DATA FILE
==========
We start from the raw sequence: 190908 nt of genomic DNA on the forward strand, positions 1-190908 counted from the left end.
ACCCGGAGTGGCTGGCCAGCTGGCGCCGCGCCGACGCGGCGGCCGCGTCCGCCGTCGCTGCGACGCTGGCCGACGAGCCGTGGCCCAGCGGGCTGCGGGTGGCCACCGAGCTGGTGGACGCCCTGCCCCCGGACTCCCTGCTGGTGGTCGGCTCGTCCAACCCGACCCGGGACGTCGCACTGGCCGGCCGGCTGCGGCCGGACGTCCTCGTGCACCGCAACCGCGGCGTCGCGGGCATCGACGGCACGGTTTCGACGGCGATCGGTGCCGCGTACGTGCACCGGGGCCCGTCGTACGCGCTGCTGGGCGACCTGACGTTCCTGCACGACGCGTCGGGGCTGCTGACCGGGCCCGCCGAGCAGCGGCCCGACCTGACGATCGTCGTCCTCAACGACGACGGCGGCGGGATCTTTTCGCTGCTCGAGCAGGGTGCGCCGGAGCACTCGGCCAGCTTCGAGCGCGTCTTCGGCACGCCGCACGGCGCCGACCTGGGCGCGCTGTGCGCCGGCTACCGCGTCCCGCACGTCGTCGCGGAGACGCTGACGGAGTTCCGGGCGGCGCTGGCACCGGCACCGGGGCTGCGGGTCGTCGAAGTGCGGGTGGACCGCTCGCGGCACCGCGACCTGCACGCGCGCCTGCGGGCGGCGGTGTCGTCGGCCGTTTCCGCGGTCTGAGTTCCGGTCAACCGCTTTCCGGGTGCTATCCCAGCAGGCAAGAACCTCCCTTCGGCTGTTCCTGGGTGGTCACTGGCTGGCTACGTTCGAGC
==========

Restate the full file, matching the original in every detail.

We start from the raw sequence: 190908 nt of genomic DNA on the forward strand, positions 1-190908 counted from the left end.
ACCCGGAGTGGCTGGCCAGCTGGCGCCGCGCCGACGCGGCGGCCGCGTCCGCCGTCGCTGCGACGCTGGCCGACGAGCCGTGGCCCAGCGGGCTGCGGGTGGCCACCGAGCTGGTGGACGCCCTGCCCCCGGACTCCCTGCTGGTGGTCGGCTCGTCCAACCCGACCCGGGACGTCGCACTGGCCGGCCGGCTGCGGCCGGACGTCCTCGTGCACCGCAACCGCGGCGTCGCGGGCATCGACGGCACGGTTTCGACGGCGATCGGTGCCGCGTACGTGCACCGGGGCCCGTCGTACGCGCTGCTGGGCGACCTGACGTTCCTGCACGACGCGTCGGGGCTGCTGACCGGGCCCGCCGAGCAGCGGCCCGACCTGACGATCGTCGTCCTCAACGACGACGGCGGCGGGATCTTTTCGCTGCTCGAGCAGGGTGCGCCGGAGCACTCGGCCAGCTTCGAGCGCGTCTTCGGCACGCCGCACGGCGCCGACCTGGGCGCGCTGTGCGCCGGCTACCGCGTCCCGCACGTCGTCGCGGAGACGCTGACGGAGTTCCGGGCGGCGCTGGCACCGGCACCGGGGCTGCGGGTCGTCGAAGTGCGGGTGGACCGCTCGCGGCACCGCGACCTGCACGCGCGCCTGCGGGCGGCGGTGTCGTCGGCCGTTTCCGCGGTCTGAGTTCCGGTCAACCGCTTTCCGGGTGCTATCCCAGCAGGCAAGAACCTCCCTTCGGCTGTTCCTGGGTGGTCACTGGCTGGCTACGTTCGAGC